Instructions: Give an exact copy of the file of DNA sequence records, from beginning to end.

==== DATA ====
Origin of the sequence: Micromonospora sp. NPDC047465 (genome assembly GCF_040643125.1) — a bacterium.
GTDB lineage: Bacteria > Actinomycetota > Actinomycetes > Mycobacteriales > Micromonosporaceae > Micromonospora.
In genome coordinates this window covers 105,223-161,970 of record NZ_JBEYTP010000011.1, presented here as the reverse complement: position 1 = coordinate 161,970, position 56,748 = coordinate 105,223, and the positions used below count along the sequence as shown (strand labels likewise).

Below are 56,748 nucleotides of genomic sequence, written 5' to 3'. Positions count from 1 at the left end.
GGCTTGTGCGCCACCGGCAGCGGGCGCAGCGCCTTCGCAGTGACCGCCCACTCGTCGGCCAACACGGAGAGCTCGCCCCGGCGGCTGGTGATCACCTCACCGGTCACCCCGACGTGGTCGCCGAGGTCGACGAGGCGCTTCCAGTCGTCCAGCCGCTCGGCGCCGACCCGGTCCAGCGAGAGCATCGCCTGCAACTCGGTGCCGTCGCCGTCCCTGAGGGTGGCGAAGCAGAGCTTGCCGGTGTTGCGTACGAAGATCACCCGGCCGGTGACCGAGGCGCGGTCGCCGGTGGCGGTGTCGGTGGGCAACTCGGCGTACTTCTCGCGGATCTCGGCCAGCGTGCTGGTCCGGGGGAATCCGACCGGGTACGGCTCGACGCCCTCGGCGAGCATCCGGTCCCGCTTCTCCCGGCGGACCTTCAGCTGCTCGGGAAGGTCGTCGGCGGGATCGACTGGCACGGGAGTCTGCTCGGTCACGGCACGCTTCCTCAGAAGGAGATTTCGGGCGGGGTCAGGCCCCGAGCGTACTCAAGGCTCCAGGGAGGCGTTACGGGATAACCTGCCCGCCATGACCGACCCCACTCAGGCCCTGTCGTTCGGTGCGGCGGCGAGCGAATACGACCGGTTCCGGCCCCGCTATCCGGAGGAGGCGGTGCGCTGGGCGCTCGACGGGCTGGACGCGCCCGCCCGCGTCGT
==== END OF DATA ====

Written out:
Origin of the sequence: Micromonospora sp. NPDC047465 (genome assembly GCF_040643125.1) — a bacterium.
GTDB lineage: Bacteria > Actinomycetota > Actinomycetes > Mycobacteriales > Micromonosporaceae > Micromonospora.
In genome coordinates this window covers 105,223-161,970 of record NZ_JBEYTP010000011.1, presented here as the reverse complement: position 1 = coordinate 161,970, position 56,748 = coordinate 105,223, and the positions used below count along the sequence as shown (strand labels likewise).

Below are 56,748 nucleotides of genomic sequence, written 5' to 3'. Positions count from 1 at the left end.
GGCTTGTGCGCCACCGGCAGCGGGCGCAGCGCCTTCGCAGTGACCGCCCACTCGTCGGCCAACACGGAGAGCTCGCCCCGGCGGCTGGTGATCACCTCACCGGTCACCCCGACGTGGTCGCCGAGGTCGACGAGGCGCTTCCAGTCGTCCAGCCGCTCGGCGCCGACCCGGTCCAGCGAGAGCATCGCCTGCAACTCGGTGCCGTCGCCGTCCCTGAGGGTGGCGAAGCAGAGCTTGCCGGTGTTGCGTACGAAGATCACCCGGCCGGTGACCGAGGCGCGGTCGCCGGTGGCGGTGTCGGTGGGCAACTCGGCGTACTTCTCGCGGATCTCGGCCAGCGTGCTGGTCCGGGGGAATCCGACCGGGTACGGCTCGACGCCCTCGGCGAGCATCCGGTCCCGCTTCTCCCGGCGGACCTTCAGCTGCTCGGGAAGGTCGTCGGCGGGATCGACTGGCACGGGAGTCTGCTCGGTCACGGCACGCTTCCTCAGAAGGAGATTTCGGGCGGGGTCAGGCCCCGAGCGTACTCAAGGCTCCAGGGAGGCGTTACGGGATAACCTGCCCGCCATGACCGACCCCACTCAGGCCCTGTCGTTCGGTGCGGCGGCGAGCGAATACGACCGGTTCCGGCCCCGCTATCCGGAGGAGGCGGTGCGCTGGGCGCTCGACGGGCTGGACGCGCCCGCCCGCGTCGT